No expectations on the Proteas may just be what they need

The Proteas celebrate their 5-0 whitewash series victory over Sri Lanka, which was the last ODI series they played before the World Cup. (Gallo)

The Proteas celebrate their 5-0 whitewash series victory over Sri Lanka, which was the last ODI series they played before the World Cup. (Gallo)

Every four years, we wonder if it is finally the year of the South African cricket side. They reached a semifinal back in the 2015 ICC Cricket World Cup, teasing the nation with sporting happiness, for the first time since Bafana Bafana scored the opening goal in the 2010 Fifa World Cup.

Now, the Proteas return with less expectation than ever, but do they come with more electricity than they did in 2015? Then, the team made it to the semi-final at Eden Park in Auckland. New Zealand won the match by Duckworth Lewis, with a six smashed off Dale Steyn, South Africa’s best bowler, on the last ball.

That tournament’s Protea team might have been weighed down by the expectations of a nation that was taken by such a good squad.
Captained by AB de Villiers, who scored 482 runs and ended up third in the competition for most runs, the Proteas came in with a leader who was going to set an example every time he stepped onto the pitch.

However, de Villiers will not feature this time around: he announced a shock retirement from international cricket in 2018.

Taking over from him is a cricketer who has the opportunity to grow from 2015. Faf du Plessis scored 380 runs in that campaign, and he played several mature innings throughout the tournament. Cool and composed, the skipper will look to rub off on the nine newcomers to the Proteas team for this World Cup.

Hashim Amla, part of both the 2015 and 2019 World Cup squads, has a point to prove in this tournament after a poor run of form left him on the cusp of exclusion from the 15-men squad.

In 2015, Amla struck 333 runs at the tournament and, alongside fellow opener Quinton de Kock, helped to create solid platforms for the team. They got mammoth scores of over 300 on every occasion that they batted first in the group phase.

JP Duminy and David Miller make up the middle order of the batting line up for the Proteas, with the former looking to make his experience count after appearing in both the 2011 and 2015 World Cups. Miller was impressive back in 2015, providing brilliant little cameos that propelled batting totals past 400 on two separate occasions

The excitement in this World Cup, hosted in England, will once again reside with the batsmen. Dry and fast surfaces will make it really easy for the ball to fly off the bat and outfields will be very quick, which means that high batting scorecards are expected. However, bowlers can use these conditions to steal headlines depending on how well they can restrict their opponents to lower totals.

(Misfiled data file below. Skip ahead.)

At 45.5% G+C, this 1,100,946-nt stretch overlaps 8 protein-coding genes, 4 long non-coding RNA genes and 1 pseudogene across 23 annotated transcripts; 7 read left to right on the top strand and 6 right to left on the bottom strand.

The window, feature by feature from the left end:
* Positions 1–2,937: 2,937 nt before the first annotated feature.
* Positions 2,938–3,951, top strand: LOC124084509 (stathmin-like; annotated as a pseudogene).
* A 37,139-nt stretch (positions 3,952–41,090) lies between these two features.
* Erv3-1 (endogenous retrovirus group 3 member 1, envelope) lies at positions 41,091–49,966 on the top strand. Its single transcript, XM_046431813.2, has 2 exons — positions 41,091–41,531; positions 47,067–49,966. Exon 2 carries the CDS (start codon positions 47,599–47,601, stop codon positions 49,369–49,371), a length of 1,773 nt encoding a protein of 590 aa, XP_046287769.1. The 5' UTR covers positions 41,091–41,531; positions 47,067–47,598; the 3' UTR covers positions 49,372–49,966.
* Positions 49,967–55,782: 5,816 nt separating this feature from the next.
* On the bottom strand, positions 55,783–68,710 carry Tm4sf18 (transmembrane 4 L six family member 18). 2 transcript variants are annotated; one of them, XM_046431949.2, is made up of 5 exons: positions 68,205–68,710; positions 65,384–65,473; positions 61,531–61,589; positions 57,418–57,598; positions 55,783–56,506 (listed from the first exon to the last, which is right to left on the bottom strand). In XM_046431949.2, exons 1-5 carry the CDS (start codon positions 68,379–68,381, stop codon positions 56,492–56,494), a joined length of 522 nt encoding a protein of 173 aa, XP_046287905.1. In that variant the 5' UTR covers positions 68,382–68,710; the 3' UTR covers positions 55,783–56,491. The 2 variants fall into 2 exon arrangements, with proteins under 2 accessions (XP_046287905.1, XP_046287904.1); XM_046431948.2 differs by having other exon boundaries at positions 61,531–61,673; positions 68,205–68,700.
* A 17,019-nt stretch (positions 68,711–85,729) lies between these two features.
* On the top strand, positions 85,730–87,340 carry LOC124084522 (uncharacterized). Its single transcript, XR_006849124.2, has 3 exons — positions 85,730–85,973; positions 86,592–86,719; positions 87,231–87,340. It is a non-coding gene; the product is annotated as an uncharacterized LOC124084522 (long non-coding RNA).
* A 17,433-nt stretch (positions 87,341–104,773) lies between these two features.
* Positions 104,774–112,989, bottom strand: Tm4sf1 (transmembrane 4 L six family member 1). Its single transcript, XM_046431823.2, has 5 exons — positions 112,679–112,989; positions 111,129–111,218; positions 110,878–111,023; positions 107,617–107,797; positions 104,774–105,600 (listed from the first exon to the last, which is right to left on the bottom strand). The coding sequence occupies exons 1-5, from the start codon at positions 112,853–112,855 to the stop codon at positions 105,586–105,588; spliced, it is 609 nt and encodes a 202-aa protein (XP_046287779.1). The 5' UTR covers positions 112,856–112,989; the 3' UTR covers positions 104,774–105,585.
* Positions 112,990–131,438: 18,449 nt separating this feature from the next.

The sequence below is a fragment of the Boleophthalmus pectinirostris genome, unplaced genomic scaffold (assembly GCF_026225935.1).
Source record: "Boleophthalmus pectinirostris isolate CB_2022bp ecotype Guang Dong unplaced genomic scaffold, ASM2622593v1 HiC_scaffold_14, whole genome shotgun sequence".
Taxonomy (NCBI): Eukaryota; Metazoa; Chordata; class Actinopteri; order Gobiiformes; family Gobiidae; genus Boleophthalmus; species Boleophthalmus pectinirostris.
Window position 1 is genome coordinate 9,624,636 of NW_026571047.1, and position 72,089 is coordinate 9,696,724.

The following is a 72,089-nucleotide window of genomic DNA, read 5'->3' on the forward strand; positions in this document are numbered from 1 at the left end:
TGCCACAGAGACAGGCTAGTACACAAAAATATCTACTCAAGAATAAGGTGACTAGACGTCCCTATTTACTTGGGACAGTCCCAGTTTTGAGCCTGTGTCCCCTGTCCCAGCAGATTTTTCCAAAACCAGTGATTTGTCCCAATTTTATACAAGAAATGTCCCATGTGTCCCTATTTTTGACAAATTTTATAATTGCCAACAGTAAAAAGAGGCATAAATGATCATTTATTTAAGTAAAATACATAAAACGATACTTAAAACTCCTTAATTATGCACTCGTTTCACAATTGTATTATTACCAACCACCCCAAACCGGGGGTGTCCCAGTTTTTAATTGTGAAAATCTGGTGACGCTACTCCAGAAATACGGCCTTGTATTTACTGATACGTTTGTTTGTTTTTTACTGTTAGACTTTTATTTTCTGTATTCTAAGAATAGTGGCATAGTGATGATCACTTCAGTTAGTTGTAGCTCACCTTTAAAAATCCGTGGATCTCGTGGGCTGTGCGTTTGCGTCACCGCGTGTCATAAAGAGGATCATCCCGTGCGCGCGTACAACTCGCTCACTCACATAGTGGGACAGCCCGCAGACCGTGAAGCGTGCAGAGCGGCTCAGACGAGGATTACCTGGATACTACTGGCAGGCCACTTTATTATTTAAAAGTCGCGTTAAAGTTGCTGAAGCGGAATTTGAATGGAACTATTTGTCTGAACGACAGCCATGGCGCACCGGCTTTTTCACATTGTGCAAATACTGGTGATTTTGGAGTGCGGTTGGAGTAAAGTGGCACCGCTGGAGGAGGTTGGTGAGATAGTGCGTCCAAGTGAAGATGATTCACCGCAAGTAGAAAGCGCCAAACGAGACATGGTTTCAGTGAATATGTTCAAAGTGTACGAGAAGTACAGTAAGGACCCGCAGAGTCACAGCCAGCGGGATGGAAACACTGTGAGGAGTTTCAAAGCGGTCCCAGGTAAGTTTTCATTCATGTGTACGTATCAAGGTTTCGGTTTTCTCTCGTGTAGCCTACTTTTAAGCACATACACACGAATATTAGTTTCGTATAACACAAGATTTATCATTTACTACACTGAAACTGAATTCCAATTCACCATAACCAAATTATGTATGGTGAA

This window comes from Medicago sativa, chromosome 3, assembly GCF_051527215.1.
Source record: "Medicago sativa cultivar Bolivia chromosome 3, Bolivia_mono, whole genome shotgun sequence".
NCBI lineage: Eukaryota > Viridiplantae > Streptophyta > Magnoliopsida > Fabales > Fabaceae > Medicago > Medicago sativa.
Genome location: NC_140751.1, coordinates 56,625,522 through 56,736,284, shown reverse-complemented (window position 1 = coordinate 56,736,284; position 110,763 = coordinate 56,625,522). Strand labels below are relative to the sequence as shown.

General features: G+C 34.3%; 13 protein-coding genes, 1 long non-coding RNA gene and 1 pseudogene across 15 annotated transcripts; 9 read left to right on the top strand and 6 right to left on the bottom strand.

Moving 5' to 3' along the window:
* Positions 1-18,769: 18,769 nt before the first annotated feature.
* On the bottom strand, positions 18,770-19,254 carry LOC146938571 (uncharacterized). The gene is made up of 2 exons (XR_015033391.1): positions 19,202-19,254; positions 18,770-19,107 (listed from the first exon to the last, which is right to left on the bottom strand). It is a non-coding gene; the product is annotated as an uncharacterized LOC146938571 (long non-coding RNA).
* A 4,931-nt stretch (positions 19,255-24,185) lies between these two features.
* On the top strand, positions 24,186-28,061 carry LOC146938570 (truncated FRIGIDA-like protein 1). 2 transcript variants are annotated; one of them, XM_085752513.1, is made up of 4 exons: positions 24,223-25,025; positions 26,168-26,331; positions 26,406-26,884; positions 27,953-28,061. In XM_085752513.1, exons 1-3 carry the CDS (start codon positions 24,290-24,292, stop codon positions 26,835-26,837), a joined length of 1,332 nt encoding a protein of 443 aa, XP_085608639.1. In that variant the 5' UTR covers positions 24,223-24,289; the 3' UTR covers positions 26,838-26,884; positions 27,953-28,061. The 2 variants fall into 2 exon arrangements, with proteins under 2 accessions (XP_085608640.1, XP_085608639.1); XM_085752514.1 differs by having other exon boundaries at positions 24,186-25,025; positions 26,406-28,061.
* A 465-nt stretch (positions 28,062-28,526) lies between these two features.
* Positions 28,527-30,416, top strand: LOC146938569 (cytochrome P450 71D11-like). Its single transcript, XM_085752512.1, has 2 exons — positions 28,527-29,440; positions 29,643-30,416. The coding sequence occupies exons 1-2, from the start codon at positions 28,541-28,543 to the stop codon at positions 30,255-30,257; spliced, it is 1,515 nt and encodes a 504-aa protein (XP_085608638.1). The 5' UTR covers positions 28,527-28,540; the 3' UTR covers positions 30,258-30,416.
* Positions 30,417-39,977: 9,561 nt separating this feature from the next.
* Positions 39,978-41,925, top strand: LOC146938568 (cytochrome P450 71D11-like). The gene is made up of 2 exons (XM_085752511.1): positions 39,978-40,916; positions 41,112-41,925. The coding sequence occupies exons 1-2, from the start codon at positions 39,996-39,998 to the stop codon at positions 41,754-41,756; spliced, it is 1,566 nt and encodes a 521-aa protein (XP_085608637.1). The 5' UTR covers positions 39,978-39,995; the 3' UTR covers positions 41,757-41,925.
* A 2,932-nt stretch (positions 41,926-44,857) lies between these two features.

South Africa’s bowling attack may just be where they hold an edge. Spin bowler Imran Tahir ranks fourth in the ICC ODI bowling rankings coming into the tournament, while the new face of the Proteas, Kagiso Rabada ranks fifth. Making his world debut, his fitness to play is still a doubt.

Rabada and Tahir were also the top wicket takers in this season’s Indian Premier League.

However, there is more to the bowling attack as Dale Steyn, who can bowl through any batsman on his day, and Andile Phehlukwayo, also rank among the top 20 bowlers in the world.

With just six of the 15 players from 2015 remaining in the squad and showing promise — apart from one abysmal test series against Sri Lanka at the beginning of 2019 —  it seems that the Proteas are going into this World Cup with aplomb.

Former batsman Jacques Kallis has tagged the side as the “dark horses” of the tournament.

The Proteas’ ODI form has been efficient and consistent, having won their last three ODI series, whitewashing Sri Lanka 5-0 and edging past Pakistan and Australia in the previous two.

While they come into this World Cup ranked third in the world, behind India and Thursday’s opponents England and one place worse off than they were in 2015, the team does have the advantage of having little in the way of expectations, from their fans at least.

When the first ball is bowled at The Oval on Thursday, whether South Africa deliver it or whether they are facing it, they would need to have blocked out the “choker cloud” which has hung over their heads for way too long.

Instead, it’s time for the team to adopt the title of “dark horses”.

Eyaaz Matwadia

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